Learning how to solder copper allows you to tackle a variety of home improvement projects on your own
Copper pipe has been used for plumbing for a long time because of its many great qualities, including durability, flexibility, resistance to bacteria and ease of installation. Copper pipe is also environmentally friendly since it can be recycled.
This guide will show you how to solder copper pipes to ensure there are no leaks in your piping.
What You Need
Ream the inside of each fitting with a wire brush.
• Use emery cloth or steel wool to clean the outside of the pipe.
• Use a deburring tool or the handle of a pair of pliers to deburr the inside of the pipe.
• Apply a thin layer of lead-free soldering paste (flux) to the end of the pipe using a flux brush. The paste should cover about 1 inch of pipe.
• Insert the pipe into the fitting, making sure it is tight against the bottom of the fitting.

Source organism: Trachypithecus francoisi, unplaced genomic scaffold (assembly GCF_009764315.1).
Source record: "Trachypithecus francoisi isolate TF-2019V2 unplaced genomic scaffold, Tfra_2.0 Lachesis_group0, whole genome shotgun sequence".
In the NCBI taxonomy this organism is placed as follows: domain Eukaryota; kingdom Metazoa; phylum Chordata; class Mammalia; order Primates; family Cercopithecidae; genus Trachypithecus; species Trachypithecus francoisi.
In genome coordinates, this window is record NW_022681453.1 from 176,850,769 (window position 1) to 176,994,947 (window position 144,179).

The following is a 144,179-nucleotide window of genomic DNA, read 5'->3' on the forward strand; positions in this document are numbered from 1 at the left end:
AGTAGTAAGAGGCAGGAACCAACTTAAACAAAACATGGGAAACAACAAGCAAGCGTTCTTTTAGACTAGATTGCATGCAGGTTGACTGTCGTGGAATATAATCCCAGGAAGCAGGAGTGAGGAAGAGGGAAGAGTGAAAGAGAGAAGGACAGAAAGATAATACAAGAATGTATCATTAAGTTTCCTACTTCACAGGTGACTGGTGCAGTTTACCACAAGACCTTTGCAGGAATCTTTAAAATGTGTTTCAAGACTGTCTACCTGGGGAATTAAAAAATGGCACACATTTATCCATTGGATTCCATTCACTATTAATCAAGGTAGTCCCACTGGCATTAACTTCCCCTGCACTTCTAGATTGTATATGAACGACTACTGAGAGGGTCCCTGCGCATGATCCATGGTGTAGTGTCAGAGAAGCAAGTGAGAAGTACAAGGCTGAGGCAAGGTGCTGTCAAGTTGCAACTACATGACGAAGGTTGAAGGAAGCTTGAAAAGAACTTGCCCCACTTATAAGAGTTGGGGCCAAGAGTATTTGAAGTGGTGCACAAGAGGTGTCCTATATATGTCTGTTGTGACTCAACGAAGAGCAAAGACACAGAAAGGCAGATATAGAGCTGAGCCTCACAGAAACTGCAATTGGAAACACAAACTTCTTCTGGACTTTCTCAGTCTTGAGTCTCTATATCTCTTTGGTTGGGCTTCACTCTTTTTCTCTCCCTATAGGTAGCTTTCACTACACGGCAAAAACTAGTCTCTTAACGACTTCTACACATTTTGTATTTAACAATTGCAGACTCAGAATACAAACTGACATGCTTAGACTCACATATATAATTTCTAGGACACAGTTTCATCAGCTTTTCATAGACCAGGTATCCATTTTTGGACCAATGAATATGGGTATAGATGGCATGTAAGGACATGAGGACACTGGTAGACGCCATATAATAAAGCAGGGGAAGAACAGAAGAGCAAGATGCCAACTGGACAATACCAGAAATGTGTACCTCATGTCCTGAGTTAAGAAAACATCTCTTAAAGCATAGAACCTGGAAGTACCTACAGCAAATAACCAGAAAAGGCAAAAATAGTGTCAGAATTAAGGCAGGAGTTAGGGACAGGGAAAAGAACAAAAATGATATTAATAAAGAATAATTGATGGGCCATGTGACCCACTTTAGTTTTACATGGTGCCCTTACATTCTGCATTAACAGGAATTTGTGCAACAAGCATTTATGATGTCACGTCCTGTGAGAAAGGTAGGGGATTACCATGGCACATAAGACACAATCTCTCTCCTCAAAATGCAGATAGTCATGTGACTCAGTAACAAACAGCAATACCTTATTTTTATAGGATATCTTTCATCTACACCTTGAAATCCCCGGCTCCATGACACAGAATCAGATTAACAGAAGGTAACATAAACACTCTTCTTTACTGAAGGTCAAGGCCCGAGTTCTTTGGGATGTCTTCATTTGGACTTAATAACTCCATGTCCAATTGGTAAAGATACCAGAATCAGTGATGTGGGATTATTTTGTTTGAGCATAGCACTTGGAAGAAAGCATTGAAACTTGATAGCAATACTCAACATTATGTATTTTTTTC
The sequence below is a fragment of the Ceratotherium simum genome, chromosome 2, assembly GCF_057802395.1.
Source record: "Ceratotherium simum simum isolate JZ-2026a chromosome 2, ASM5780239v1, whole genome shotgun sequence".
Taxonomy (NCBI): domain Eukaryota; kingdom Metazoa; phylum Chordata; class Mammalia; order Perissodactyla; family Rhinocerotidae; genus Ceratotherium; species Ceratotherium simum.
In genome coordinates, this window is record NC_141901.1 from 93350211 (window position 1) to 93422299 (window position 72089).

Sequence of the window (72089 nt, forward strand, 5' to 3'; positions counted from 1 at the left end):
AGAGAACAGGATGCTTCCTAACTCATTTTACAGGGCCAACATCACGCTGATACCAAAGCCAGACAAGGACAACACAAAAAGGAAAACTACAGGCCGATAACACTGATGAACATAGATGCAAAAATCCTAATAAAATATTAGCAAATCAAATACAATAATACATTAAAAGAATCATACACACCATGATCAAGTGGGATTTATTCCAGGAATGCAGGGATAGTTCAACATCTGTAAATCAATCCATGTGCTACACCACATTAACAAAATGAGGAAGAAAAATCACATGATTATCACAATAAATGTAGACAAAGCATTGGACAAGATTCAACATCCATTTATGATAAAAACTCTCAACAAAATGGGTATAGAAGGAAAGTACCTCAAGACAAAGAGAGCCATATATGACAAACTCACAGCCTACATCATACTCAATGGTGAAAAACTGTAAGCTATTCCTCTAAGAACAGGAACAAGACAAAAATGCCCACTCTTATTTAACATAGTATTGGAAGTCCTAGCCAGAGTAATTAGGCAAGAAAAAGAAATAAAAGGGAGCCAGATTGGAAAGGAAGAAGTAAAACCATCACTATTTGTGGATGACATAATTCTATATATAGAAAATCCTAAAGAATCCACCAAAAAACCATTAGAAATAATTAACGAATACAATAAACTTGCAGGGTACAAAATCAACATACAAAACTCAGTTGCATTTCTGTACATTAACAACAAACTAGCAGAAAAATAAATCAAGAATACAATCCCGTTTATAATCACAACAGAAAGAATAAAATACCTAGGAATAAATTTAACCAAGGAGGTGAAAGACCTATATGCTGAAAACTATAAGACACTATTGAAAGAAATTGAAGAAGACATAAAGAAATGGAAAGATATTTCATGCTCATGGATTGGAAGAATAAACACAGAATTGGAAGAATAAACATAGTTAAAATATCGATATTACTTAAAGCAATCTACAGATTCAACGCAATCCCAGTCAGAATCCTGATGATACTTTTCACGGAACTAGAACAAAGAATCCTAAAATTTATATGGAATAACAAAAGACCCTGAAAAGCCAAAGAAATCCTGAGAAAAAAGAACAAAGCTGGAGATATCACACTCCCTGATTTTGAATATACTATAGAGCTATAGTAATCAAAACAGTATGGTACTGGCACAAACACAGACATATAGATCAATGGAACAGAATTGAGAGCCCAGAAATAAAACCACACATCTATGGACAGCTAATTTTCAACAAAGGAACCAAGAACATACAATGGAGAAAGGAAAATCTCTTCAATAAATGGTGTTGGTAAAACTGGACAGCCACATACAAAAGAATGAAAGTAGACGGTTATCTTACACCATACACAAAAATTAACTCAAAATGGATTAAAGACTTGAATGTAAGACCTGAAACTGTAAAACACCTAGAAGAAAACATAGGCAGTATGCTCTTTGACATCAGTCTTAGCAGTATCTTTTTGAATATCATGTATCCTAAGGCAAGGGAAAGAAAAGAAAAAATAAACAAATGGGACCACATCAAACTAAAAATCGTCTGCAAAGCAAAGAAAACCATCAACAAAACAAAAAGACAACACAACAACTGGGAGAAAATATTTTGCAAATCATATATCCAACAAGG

• Twist the fitting slightly to spread the flux.
You will need 8 to 10 inches of the wire extended from the spool. Bend the first 2 inches to a 90-degree angle.
• Light the propane torch.
• Hold the tip of the flame against the middle of the fitting for 4 to 5 seconds or until the soldering paste begins to sizzle.
• Heat the opposite side of the fitting to ensure the heat is evenly distributed.
When soldering copper pipe, first touch the solder wire to the pipe. If the solder melts, the pipe is ready to solder.
Quickly insert ½ to ¾ inches of solder into the joint.
• Wipe away the excess solder with a rag.
• After the pipe and fitting have cooled, install the pipe, turn on the water and check for leaks.
• If the joint leaks, take it apart and resolder it.